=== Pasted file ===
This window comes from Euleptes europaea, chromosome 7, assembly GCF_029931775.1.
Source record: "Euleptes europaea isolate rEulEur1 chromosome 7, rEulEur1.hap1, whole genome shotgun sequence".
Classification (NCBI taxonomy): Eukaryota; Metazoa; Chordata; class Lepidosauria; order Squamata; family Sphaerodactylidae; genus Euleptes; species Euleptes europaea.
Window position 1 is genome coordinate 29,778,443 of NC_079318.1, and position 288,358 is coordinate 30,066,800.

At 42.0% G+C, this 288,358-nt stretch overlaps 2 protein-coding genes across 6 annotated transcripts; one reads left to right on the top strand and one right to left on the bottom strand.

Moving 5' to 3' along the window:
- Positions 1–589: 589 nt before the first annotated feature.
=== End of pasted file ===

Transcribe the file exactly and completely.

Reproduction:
This window comes from Euleptes europaea, chromosome 7, assembly GCF_029931775.1.
Source record: "Euleptes europaea isolate rEulEur1 chromosome 7, rEulEur1.hap1, whole genome shotgun sequence".
Classification (NCBI taxonomy): Eukaryota; Metazoa; Chordata; class Lepidosauria; order Squamata; family Sphaerodactylidae; genus Euleptes; species Euleptes europaea.
Window position 1 is genome coordinate 29,778,443 of NC_079318.1, and position 288,358 is coordinate 30,066,800.

At 42.0% G+C, this 288,358-nt stretch overlaps 2 protein-coding genes across 6 annotated transcripts; one reads left to right on the top strand and one right to left on the bottom strand.

Moving 5' to 3' along the window:
- Positions 1–589: 589 nt before the first annotated feature.